As you can see from the graph, the characteristic resembles that of the CMOS stage. It is very steep in the middle because the transistors behave as current sources at the time of switching (dynamic load) and reach the supply rails when they are on. So our "CTTL stage" is almost perfect.
Conceptual phase splitter circuit
It is time to replace the two separate input voltage sources (one of which is connected to Vcc) with just one grounded source Vin. Let's model it first with the ubiquitous voltage divider, only a little more complicated - with two constant resistors R1 and R2 and a variable resistor RQ inserted between them.
When we vary RQ, the common current through the three resistors in series varies (unfortunately non-linearly) and the voltage drops across R1 and R2 vary as well. So if RQ is a voltage-controlled resistor, the two transistor input voltages will be controlled by the single input voltage.
Practical phase splitter
It remains only to replace the variable resistor with a transistor Q that will act as a voltage-controlled "resistor".
Now the voltage drops across R1 and R2 depend almost linearly on the input voltage.
Prototype of TTL output stage
However, for a number of reasons, PNP transistors were inconvenient to use, and so the designers decided to replace Q1 with another NPN transistor... and this is where the trouble starts (note that it works in active mode as an emitter follower, not as a transistor switch). Let's do it and connect the phase splitter to the NPN transistor pair...
... and sweep Vin. But what is this significant current surge at the moment of switching?
Aha... clear! This is the moment when both transistors are "on". We need to somehow reduce the overlap and limit the current surge.
Classic TTL output stage
We notice that when Q is on, only the Q2 base-emitter junction is in parallel to Q1 base-emitter junction and that is not enough to be Q1 off. We need to insert another diode somewhere in the loop. The designers chose to put it in the emitter of Q1 apparently because the current is higher there. Then, to limit the current, let's insert a 130 ohm resistor R3.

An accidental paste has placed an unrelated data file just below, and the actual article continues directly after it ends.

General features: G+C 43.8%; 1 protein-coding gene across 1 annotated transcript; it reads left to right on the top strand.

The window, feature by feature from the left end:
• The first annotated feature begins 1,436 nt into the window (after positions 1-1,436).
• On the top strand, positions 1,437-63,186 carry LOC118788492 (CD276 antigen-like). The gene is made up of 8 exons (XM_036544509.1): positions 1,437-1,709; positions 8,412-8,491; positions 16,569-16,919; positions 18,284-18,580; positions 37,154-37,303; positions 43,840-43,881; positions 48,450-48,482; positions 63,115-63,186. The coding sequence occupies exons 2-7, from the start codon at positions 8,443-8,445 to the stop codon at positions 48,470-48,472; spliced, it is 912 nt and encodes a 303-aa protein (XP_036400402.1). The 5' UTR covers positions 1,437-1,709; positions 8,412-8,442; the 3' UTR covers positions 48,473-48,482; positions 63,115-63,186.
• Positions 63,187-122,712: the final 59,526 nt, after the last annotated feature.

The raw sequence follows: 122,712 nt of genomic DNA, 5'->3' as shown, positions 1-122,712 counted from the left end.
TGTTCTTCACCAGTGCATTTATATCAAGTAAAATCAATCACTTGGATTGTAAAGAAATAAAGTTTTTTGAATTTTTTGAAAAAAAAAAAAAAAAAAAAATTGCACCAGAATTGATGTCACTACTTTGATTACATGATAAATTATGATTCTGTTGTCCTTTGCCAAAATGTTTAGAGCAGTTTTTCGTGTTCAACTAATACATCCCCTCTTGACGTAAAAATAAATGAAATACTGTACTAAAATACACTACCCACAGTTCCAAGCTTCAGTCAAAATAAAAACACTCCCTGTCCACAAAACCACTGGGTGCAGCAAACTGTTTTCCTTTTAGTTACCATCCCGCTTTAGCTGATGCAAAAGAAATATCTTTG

Now let's see how the output voltage changes.
At the moment of transition, the current is significantly reduced.
Why the HIGH output voltage is low
A bunch of problems lead to this:
A voltage drop is lost in the resistor R1
Another voltage drop is lost in the resistor R3
0.7 V is lost in the emitter follower Q1
Another 0.7 V is lost in the diode D
You can see it in the graph below.
How to make it high
We can "pull up" the TTL output by another resistor R4 connected to Vcc. The trick is that diode D is off and disconnects Q1 from the output.
As you can see, the output voltage is almost 5 V but only if there is a high resistance load connected.
Your interviewer is probably trying to gauge your experience with different logic types, as well as your level of knowledge about IC input and output structures.
The answer to the TTL output swing question is, it depends on how much current the gate is being asked to source (drive high) or sink (drive low.)
What is that output voltage, then? You can't say exactly, at least without an accurate model of the device. But you can say under what load conditions (sourcing or sinking) the gate can achieve a valid high or low, as these are stated in the datasheet and tested in manufacturing.
Example TTL datasheet: 74LS00 (link)
What are those limits? The 74LS00 datasheet only guarantees:
- When sinking logic-low, Vol will be of no greater than 0.5V at 16mA Ioh
- When sourcing logic-high, Voh will be no less than 2.5V at -0.4mA Ioh
Notice that TTL Ioh is really weak compared to its Iol: just -0.4mA for the stated Voh vs. 16mA for Vol. Why is that? TTL inputs require DC current to pull them down, so a output driving a lot of TTL loads will need much more Iol than it will Ioh. So the TTL output can get by with a weak high drive and save some power.
What makes the output behave that way? TTL devices use an output structure composed of a pull-up resistor, two NPN transistors, and a diode; together called a ‘totem-pole’ output. Totem-pole outputs have limited output swing and weak high drive because of the behavior of these components. But for driving other TTL it's ok, as the TTL loads themselves will be pulling up the output too.
More detail about TTL here: NAND gate problem
And try a simulation here